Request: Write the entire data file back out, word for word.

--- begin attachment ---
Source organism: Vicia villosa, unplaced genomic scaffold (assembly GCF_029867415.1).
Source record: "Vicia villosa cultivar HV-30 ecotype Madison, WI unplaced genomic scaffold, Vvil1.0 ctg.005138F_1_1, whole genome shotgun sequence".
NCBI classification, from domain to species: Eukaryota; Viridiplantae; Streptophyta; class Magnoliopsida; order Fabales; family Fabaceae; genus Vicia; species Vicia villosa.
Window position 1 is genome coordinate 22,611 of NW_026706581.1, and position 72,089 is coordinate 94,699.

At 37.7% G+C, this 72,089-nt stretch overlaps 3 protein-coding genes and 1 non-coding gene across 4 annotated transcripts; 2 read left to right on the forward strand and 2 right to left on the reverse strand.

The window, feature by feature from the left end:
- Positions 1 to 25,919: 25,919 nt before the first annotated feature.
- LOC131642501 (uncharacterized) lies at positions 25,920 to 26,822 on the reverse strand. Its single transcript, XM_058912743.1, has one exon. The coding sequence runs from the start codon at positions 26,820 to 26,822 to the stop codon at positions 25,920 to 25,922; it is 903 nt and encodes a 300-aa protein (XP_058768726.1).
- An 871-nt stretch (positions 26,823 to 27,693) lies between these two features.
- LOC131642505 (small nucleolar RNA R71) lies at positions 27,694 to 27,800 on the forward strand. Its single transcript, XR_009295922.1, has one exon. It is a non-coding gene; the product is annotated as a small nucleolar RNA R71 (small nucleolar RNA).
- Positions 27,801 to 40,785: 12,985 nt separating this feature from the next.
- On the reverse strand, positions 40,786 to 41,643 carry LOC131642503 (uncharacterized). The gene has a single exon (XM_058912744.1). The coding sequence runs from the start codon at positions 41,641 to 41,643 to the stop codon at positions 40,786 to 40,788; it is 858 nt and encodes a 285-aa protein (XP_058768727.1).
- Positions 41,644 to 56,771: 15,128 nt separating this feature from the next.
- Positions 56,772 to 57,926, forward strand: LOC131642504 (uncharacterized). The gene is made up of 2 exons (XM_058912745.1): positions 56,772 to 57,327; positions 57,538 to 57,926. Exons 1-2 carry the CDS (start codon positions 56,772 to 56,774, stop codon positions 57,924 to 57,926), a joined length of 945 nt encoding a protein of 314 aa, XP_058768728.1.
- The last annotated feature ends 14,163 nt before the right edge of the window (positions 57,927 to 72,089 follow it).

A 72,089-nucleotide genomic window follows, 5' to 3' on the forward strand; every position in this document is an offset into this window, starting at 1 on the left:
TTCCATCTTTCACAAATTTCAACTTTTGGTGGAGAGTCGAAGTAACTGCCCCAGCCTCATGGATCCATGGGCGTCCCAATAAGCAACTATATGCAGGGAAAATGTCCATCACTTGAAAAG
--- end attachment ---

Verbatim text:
Source organism: Vicia villosa, unplaced genomic scaffold (assembly GCF_029867415.1).
Source record: "Vicia villosa cultivar HV-30 ecotype Madison, WI unplaced genomic scaffold, Vvil1.0 ctg.005138F_1_1, whole genome shotgun sequence".
NCBI classification, from domain to species: Eukaryota; Viridiplantae; Streptophyta; class Magnoliopsida; order Fabales; family Fabaceae; genus Vicia; species Vicia villosa.
Window position 1 is genome coordinate 22,611 of NW_026706581.1, and position 72,089 is coordinate 94,699.

At 37.7% G+C, this 72,089-nt stretch overlaps 3 protein-coding genes and 1 non-coding gene across 4 annotated transcripts; 2 read left to right on the forward strand and 2 right to left on the reverse strand.

The window, feature by feature from the left end:
- Positions 1 to 25,919: 25,919 nt before the first annotated feature.
- LOC131642501 (uncharacterized) lies at positions 25,920 to 26,822 on the reverse strand. Its single transcript, XM_058912743.1, has one exon. The coding sequence runs from the start codon at positions 26,820 to 26,822 to the stop codon at positions 25,920 to 25,922; it is 903 nt and encodes a 300-aa protein (XP_058768726.1).
- An 871-nt stretch (positions 26,823 to 27,693) lies between these two features.
- LOC131642505 (small nucleolar RNA R71) lies at positions 27,694 to 27,800 on the forward strand. Its single transcript, XR_009295922.1, has one exon. It is a non-coding gene; the product is annotated as a small nucleolar RNA R71 (small nucleolar RNA).
- Positions 27,801 to 40,785: 12,985 nt separating this feature from the next.
- On the reverse strand, positions 40,786 to 41,643 carry LOC131642503 (uncharacterized). The gene has a single exon (XM_058912744.1). The coding sequence runs from the start codon at positions 41,641 to 41,643 to the stop codon at positions 40,786 to 40,788; it is 858 nt and encodes a 285-aa protein (XP_058768727.1).
- Positions 41,644 to 56,771: 15,128 nt separating this feature from the next.
- Positions 56,772 to 57,926, forward strand: LOC131642504 (uncharacterized). The gene is made up of 2 exons (XM_058912745.1): positions 56,772 to 57,327; positions 57,538 to 57,926. Exons 1-2 carry the CDS (start codon positions 56,772 to 56,774, stop codon positions 57,924 to 57,926), a joined length of 945 nt encoding a protein of 314 aa, XP_058768728.1.
- The last annotated feature ends 14,163 nt before the right edge of the window (positions 57,927 to 72,089 follow it).

A 72,089-nucleotide genomic window follows, 5' to 3' on the forward strand; every position in this document is an offset into this window, starting at 1 on the left:
TTCCATCTTTCACAAATTTCAACTTTTGGTGGAGAGTCGAAGTAACTGCCCCAGCCTCATGGATCCATGGGCGTCCCAATAAGCAACTATATGCAGGGAAAATGTCCATCACTTGAAAAG